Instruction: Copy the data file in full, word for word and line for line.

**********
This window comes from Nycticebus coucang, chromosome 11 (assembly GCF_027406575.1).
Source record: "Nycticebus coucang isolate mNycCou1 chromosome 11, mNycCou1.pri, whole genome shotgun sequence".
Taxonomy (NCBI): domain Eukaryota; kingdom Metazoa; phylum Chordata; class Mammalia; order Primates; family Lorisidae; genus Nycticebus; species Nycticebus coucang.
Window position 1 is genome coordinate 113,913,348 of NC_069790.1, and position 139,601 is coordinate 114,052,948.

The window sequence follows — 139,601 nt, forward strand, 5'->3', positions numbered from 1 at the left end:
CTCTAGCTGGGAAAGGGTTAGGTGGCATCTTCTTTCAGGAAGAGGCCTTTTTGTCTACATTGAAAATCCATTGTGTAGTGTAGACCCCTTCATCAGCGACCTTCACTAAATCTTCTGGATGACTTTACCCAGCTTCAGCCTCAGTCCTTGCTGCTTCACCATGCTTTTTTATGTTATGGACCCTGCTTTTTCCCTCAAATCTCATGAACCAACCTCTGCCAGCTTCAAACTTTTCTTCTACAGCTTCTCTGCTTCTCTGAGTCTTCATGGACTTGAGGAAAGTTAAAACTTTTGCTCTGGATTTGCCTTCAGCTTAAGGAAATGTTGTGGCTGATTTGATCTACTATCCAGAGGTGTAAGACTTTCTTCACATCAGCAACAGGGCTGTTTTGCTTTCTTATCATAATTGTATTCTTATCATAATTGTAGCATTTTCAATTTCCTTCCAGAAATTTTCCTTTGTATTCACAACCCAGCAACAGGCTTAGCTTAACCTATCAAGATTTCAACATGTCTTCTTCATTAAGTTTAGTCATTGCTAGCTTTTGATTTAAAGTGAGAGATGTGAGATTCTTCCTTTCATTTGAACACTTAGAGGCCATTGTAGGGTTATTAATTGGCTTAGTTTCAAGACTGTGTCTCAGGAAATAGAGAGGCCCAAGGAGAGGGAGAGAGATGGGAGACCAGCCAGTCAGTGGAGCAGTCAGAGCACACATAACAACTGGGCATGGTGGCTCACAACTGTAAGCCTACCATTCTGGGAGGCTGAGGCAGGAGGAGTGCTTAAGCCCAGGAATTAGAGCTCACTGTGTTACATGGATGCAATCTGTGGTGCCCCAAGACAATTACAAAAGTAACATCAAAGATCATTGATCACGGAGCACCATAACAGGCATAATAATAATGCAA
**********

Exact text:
This window comes from Nycticebus coucang, chromosome 11 (assembly GCF_027406575.1).
Source record: "Nycticebus coucang isolate mNycCou1 chromosome 11, mNycCou1.pri, whole genome shotgun sequence".
Taxonomy (NCBI): domain Eukaryota; kingdom Metazoa; phylum Chordata; class Mammalia; order Primates; family Lorisidae; genus Nycticebus; species Nycticebus coucang.
Window position 1 is genome coordinate 113,913,348 of NC_069790.1, and position 139,601 is coordinate 114,052,948.

The window sequence follows — 139,601 nt, forward strand, 5'->3', positions numbered from 1 at the left end:
CTCTAGCTGGGAAAGGGTTAGGTGGCATCTTCTTTCAGGAAGAGGCCTTTTTGTCTACATTGAAAATCCATTGTGTAGTGTAGACCCCTTCATCAGCGACCTTCACTAAATCTTCTGGATGACTTTACCCAGCTTCAGCCTCAGTCCTTGCTGCTTCACCATGCTTTTTTATGTTATGGACCCTGCTTTTTCCCTCAAATCTCATGAACCAACCTCTGCCAGCTTCAAACTTTTCTTCTACAGCTTCTCTGCTTCTCTGAGTCTTCATGGACTTGAGGAAAGTTAAAACTTTTGCTCTGGATTTGCCTTCAGCTTAAGGAAATGTTGTGGCTGATTTGATCTACTATCCAGAGGTGTAAGACTTTCTTCACATCAGCAACAGGGCTGTTTTGCTTTCTTATCATAATTGTATTCTTATCATAATTGTAGCATTTTCAATTTCCTTCCAGAAATTTTCCTTTGTATTCACAACCCAGCAACAGGCTTAGCTTAACCTATCAAGATTTCAACATGTCTTCTTCATTAAGTTTAGTCATTGCTAGCTTTTGATTTAAAGTGAGAGATGTGAGATTCTTCCTTTCATTTGAACACTTAGAGGCCATTGTAGGGTTATTAATTGGCTTAGTTTCAAGACTGTGTCTCAGGAAATAGAGAGGCCCAAGGAGAGGGAGAGAGATGGGAGACCAGCCAGTCAGTGGAGCAGTCAGAGCACACATAACAACTGGGCATGGTGGCTCACAACTGTAAGCCTACCATTCTGGGAGGCTGAGGCAGGAGGAGTGCTTAAGCCCAGGAATTAGAGCTCACTGTGTTACATGGATGCAATCTGTGGTGCCCCAAGACAATTACAAAAGTAACATCAAAGATCATTGATCACGGAGCACCATAACAGGCATAATAATAATGCAA